Variolation Test Design
Okay, what the variolation concept needs most now is a trial/test/experiment ASAP. So to help get the ball rolling, let me sketch a tentative plan. I’m NOT saying this plan is now good enough. I’m saying let’s talk together about how to make it better. (Not so interested here in those ever popular “this can never work” comments.)
As with most projects, the obvious first top issue is staffing, especially leaders. This needs leaders who not only have the ability and expertise to execute it, but who can also inspire confidence in its other staff, subjects, patrons, sponsors, and audiences. (The most I’ve ever led is an assistant, so alas I don’t seem a good candidate.) The main point here is to inspire audiences to action, and that won’t happen if audiences don’t believe the project’s purported results, nor if they find its people too odious to associate with.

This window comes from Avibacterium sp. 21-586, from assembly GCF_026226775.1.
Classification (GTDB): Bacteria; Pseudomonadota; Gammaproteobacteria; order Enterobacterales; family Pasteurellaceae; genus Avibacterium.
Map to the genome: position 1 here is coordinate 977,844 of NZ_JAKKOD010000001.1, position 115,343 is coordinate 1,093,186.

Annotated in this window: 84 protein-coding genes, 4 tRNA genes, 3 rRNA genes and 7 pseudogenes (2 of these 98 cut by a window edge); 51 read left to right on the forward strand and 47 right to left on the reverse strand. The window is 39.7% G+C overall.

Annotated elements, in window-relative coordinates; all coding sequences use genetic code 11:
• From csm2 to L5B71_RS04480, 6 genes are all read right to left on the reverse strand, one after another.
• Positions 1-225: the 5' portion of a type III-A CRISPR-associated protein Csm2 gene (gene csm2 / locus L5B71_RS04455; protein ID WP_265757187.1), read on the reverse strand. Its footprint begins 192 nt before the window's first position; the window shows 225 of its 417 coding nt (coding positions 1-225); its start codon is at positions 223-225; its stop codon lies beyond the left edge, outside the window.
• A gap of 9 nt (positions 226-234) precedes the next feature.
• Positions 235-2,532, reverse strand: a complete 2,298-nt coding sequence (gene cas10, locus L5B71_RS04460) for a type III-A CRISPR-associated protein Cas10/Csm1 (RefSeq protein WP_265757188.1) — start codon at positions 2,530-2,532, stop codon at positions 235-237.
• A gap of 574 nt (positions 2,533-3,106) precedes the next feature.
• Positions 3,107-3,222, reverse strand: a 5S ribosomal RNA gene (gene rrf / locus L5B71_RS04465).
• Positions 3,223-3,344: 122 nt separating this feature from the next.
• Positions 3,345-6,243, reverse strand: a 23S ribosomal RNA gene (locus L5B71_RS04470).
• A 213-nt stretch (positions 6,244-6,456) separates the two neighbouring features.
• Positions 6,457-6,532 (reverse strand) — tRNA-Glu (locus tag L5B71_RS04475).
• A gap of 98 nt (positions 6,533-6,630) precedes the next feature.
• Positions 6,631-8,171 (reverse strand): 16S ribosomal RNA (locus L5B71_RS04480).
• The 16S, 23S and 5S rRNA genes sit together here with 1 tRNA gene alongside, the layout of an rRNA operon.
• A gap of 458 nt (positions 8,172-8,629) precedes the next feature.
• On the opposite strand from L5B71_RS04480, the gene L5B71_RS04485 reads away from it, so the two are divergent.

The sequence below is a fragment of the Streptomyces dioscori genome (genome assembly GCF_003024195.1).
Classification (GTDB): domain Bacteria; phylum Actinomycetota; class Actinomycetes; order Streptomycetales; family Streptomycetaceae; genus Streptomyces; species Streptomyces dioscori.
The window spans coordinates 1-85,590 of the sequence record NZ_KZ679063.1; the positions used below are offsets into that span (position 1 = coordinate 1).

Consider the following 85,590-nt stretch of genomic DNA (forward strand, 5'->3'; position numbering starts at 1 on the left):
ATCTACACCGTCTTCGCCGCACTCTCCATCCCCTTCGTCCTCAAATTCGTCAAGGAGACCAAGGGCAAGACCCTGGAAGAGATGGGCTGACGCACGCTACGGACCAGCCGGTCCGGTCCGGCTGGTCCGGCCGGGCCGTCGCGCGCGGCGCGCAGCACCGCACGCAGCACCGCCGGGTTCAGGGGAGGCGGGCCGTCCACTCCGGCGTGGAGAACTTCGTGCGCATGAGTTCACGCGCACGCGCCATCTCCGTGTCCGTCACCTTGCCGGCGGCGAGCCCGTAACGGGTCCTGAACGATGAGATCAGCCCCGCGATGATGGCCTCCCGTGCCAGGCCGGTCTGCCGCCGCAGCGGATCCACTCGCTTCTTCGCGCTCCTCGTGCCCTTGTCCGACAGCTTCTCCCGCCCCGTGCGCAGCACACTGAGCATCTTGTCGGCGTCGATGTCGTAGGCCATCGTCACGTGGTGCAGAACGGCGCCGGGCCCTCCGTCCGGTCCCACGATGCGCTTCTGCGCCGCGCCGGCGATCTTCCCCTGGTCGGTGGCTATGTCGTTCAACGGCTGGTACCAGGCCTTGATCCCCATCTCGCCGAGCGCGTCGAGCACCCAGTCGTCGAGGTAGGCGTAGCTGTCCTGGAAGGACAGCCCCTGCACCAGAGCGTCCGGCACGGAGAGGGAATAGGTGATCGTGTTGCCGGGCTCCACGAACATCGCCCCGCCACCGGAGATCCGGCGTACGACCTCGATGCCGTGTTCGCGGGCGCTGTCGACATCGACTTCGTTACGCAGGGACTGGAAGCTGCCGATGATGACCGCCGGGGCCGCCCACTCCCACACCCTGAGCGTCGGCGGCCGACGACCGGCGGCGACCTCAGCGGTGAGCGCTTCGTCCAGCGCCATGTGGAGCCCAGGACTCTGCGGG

So the main purpose of this post is to try to attract participants, especially leaders, to pick up this ball and run with it. I’ll run with you, but I can’t run it by myself. When someone makes a good suggestion, such as in the comments, I’m likely to edit this post to include it. You are warned.
Innovation – Time is short here. And it will no doubt be hard to attack funds, staff, subjects, and needed permissions. So we seek the smallest simplest fastest least-risky test plan that could plausibly inspire further action, including bigger follow-on trials. This is not the time to invent whole new procedures; this is a time to copy and minimally-modify successful existing procedures.
Dimensions – Unless we have a pretty good idea of the ideal procedure, we can’t just directly test that against a control group. Also, it seems hard to set up a control group to be infected fast “naturally”. But in a small experiment we can’t explore very many dimensions either. An obvious compromise is to just look at variation on a single axis, or at most two. Make a plausible standard choice on all the other dimensions, and then see how outcomes depend on that one variable (or two). And an obvious candidate for that one variable is dose, though delivery method seems a strong contender. (Virus strain would be third candidate dimension if we had evidence suggesting strain mortality differences.) One hundred subjects could be okay for this, and we might even make do with twenty if necessary.